Quote Of The Day: Keep The UN Out Edition
-- John Martini, California Independent (Oil) Producers
The Carrizo Plain, hidden in the foothills between California's Central Valley and coast, is one of the most hauntingly beautiful empty places in the state. Pity that the U.N. wants to get its grubby hands on it.
The Wilderness Society is proposing that the land, much of it already a national monument, be designated a protected preserve under the U.N.'s World Heritage Program. The proposal is facing tough going among the fiercely conservative folks around Taft, the nearest town.
Ranchers, off-road enthusiasts, private landowenrs, hunters and others are all concerned about the UN vision for land conservation.
The Statue of Liberty, Independence Hall and Yellowstone National Park are already World Heritage sites, so what's the big fuss? It's the connection between World Heritage, operated by UNESCO, and UNESCO's Man and the Biosphere program.
I've read books that take the Man and the Biosphere program into the realm peopled only with deep conspiracy theorists, but even without the odd convictions of these folks, it's a pretty eye-opening program. Here's a bit of a write-up from Free Republic:
The Man and the Biosphere program. This UNESCO program hopes to solve "management problems arising from the interactions between human activities and natural systems." Participating countries identify areas called "biosphere reserves" within their borders, and organize specific activities to meet the program's objectives. In the innermost core of a biosphere reserve, only scientific study is allowed. The two surrounding rings--the Managed Use Area (surrounding the core) and the Zone of Cooperation (the outlying ring)--are subject to environmental regulations and supervision, even though they often include private land. Often, the program acts despite the protests of local residents and local governments. ....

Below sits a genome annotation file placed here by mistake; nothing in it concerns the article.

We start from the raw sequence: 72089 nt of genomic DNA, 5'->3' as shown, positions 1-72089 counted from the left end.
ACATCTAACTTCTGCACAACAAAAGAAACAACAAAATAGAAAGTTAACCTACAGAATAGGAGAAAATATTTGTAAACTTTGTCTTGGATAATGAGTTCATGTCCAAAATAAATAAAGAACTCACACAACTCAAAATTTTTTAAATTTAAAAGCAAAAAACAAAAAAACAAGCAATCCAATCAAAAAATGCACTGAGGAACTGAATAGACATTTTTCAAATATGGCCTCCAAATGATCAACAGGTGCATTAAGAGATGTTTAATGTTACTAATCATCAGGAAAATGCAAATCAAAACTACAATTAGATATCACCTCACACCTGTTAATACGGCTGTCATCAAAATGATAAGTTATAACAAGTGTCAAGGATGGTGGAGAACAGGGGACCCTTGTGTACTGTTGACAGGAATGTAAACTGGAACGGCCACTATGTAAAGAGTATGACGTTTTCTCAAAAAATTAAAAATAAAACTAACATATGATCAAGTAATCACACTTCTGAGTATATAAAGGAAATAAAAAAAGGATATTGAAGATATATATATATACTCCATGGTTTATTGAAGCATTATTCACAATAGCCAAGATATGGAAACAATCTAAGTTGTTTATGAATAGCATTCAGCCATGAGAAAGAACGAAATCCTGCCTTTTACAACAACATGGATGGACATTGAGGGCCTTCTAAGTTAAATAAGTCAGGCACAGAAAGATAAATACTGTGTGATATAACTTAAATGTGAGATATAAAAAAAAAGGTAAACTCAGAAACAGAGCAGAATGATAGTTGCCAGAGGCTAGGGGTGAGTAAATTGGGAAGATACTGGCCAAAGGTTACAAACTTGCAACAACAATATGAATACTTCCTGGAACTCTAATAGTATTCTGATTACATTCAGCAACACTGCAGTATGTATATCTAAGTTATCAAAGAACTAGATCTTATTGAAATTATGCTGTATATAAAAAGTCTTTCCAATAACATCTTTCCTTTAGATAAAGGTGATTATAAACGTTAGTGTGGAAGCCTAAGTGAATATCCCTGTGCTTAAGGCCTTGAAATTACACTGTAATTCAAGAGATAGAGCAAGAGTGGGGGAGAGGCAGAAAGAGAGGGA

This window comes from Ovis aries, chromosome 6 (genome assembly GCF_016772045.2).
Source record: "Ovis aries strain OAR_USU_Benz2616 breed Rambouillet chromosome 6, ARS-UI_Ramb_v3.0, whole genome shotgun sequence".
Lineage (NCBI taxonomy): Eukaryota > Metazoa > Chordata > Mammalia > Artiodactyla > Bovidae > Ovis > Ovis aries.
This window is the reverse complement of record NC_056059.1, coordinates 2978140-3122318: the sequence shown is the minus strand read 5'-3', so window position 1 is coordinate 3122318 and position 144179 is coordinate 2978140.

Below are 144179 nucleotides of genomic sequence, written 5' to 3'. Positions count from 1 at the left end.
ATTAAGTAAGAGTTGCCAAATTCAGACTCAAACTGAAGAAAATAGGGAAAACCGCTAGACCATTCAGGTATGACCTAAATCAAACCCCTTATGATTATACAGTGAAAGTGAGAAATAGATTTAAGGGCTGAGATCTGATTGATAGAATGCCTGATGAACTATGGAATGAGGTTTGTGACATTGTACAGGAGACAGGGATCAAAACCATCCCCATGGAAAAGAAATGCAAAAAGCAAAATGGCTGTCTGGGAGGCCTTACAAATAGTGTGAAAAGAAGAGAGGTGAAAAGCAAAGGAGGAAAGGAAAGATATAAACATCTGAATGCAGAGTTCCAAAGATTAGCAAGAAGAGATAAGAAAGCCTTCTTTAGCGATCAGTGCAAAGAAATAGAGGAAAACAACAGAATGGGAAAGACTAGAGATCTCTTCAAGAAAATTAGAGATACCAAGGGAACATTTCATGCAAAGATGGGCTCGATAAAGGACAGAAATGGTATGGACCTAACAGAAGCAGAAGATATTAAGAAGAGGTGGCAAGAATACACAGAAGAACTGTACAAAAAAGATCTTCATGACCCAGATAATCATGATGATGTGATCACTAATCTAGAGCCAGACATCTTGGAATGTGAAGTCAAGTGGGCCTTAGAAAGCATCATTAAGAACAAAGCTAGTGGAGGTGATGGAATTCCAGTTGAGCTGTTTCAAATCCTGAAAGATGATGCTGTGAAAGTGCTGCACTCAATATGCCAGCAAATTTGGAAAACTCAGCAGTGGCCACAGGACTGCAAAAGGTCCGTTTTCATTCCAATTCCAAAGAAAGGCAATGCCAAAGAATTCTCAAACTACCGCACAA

[...]Although the World Heritage sites in the United States technically remain under U.S. control, designation of these sites is an opportunity for foreign intervention in domestic affairs, since international bureaucrats are encouraged to inspect and judge how well America is caring for its parks and monuments. The World Heritage and Man and the Biosphere programs directly affect U.S. policy and federal government programs. The Overseas Private Investment Corporation (OPIC), for example, has declared that it would no longer support "projects in or impacting United Nations World Heritage Sites."...
[...]Protecting U.S. Sovereignty and Private Property. Both the Man and the Biosphere and the World Heritage programs raised deep concerns in Congress over the impact these classifications would have on private property in or adjacent to designated areas and on U.S. sovereignty.
That's not the sort of stuff folks with hard-calloused hands and sun-baked necks take kindly to. Nor, for that matter, slightly pudgy middle-aged guys who spend their days at keyboards in AC'd offices.
The ranchers and oil men won't have a lot of say on this matter -- it's in the fed's hands -- but I say we keep the U.N. out of the Carrizo Plain.